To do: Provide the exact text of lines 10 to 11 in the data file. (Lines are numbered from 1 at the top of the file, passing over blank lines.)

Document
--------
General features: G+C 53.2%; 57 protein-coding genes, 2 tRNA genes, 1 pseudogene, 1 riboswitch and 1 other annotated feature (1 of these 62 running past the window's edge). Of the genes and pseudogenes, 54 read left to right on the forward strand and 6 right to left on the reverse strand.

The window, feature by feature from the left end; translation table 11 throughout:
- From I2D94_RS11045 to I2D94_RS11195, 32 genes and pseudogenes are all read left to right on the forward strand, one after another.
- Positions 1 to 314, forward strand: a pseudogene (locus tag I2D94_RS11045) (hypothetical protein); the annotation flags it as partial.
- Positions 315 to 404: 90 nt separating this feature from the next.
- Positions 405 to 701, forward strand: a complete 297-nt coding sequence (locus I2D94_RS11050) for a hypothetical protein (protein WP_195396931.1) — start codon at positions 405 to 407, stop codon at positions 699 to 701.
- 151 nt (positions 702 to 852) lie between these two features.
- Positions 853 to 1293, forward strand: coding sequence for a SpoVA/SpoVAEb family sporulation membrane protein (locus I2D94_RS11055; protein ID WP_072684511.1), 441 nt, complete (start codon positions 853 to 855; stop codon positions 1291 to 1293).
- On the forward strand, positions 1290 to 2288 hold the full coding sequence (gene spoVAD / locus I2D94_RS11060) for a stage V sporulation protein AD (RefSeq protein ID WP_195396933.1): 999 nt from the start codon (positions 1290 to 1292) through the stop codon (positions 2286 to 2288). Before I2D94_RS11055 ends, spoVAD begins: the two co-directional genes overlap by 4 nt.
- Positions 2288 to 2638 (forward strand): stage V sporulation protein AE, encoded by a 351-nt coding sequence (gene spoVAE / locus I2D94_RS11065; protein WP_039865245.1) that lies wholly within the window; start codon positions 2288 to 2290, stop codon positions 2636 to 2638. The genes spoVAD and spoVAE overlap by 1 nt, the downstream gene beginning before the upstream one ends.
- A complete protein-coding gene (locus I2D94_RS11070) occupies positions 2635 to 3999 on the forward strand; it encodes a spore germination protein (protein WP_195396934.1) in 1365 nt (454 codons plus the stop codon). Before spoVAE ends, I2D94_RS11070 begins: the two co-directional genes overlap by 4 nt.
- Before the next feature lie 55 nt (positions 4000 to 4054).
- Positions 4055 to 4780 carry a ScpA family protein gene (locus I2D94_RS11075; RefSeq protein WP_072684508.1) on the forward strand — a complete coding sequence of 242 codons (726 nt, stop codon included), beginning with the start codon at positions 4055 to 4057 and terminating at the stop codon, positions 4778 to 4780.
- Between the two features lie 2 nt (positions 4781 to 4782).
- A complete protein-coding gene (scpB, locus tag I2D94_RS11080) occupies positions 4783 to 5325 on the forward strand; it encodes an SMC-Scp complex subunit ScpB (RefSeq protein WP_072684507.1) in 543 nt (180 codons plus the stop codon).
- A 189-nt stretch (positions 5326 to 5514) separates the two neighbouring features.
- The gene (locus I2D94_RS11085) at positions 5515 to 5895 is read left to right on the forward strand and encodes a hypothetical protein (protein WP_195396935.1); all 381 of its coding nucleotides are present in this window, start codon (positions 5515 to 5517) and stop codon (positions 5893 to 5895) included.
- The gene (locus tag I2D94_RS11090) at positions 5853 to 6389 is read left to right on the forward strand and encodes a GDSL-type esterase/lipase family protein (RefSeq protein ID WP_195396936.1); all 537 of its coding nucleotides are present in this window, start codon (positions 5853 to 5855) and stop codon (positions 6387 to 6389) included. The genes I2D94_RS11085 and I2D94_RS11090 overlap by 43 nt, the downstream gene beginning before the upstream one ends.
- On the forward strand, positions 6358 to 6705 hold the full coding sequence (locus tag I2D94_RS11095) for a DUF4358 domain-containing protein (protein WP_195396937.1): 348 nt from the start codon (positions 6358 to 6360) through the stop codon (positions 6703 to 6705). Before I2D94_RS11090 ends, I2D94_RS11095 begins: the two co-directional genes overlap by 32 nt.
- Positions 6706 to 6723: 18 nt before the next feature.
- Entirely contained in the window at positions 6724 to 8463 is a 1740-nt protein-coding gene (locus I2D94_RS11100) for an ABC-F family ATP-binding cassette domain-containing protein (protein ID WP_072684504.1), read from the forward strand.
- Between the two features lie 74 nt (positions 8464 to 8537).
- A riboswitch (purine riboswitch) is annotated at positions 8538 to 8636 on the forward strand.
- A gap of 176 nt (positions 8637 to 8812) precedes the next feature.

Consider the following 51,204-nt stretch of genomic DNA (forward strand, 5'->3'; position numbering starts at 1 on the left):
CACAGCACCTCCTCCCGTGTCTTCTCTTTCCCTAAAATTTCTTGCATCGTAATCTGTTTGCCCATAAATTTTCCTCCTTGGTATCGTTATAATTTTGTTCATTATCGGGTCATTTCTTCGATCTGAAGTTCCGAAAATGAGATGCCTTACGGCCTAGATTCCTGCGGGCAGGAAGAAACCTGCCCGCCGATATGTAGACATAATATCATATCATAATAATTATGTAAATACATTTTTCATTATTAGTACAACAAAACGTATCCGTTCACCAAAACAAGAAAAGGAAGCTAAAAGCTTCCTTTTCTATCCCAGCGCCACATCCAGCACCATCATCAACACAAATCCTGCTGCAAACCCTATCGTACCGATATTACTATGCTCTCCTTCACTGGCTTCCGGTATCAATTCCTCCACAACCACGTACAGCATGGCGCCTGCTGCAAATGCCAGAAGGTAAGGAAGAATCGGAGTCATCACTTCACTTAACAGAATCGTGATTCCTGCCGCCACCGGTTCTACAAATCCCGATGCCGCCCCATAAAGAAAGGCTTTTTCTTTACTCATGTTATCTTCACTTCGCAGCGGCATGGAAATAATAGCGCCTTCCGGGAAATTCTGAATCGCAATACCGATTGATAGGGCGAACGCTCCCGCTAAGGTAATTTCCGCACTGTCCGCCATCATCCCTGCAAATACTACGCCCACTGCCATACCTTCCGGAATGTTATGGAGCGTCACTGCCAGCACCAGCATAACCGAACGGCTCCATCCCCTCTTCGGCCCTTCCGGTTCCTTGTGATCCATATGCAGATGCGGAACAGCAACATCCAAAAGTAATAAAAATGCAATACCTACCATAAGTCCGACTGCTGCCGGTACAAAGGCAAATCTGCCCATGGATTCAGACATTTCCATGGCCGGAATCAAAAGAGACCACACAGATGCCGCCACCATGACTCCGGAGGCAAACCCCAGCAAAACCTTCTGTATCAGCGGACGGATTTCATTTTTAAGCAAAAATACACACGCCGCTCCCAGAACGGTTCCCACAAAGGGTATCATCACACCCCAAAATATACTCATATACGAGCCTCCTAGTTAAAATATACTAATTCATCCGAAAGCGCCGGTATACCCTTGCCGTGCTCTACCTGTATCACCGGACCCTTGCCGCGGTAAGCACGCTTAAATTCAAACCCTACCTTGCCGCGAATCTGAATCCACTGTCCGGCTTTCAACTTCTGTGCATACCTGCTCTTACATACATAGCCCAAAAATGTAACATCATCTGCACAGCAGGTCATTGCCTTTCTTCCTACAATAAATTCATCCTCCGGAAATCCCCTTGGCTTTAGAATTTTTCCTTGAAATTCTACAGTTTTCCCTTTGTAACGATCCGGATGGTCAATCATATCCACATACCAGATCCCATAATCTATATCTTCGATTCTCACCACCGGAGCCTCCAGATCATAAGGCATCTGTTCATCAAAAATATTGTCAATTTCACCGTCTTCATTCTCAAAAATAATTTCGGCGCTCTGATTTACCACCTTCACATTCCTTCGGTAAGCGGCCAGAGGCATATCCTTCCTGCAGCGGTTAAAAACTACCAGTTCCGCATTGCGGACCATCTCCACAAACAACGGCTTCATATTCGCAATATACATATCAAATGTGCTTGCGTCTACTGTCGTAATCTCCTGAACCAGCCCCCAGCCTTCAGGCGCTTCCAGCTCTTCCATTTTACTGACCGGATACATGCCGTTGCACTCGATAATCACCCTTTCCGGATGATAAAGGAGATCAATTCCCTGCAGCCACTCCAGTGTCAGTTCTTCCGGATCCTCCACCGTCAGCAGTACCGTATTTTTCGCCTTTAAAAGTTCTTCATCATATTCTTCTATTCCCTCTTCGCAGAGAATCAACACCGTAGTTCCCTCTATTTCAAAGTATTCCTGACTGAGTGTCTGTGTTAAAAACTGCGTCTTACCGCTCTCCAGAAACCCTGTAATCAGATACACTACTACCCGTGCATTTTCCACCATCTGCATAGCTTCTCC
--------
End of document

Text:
- Positions 2288 to 2638 (forward strand): stage V sporulation protein AE, encoded by a 351-nt coding sequence (gene spoVAE / locus I2D94_RS11065; protein WP_039865245.1) that lies wholly within the window; start codon positions 2288 to 2290, stop codon positions 2636 to 2638. The genes spoVAD and spoVAE overlap by 1 nt, the downstream gene beginning before the upstream one ends.
- A complete protein-coding gene (locus I2D94_RS11070) occupies positions 2635 to 3999 on the forward strand; it encodes a spore germination protein (protein WP_195396934.1) in 1365 nt (454 codons plus the stop codon). Before spoVAE ends, I2D94_RS11070 begins: the two co-directional genes overlap by 4 nt.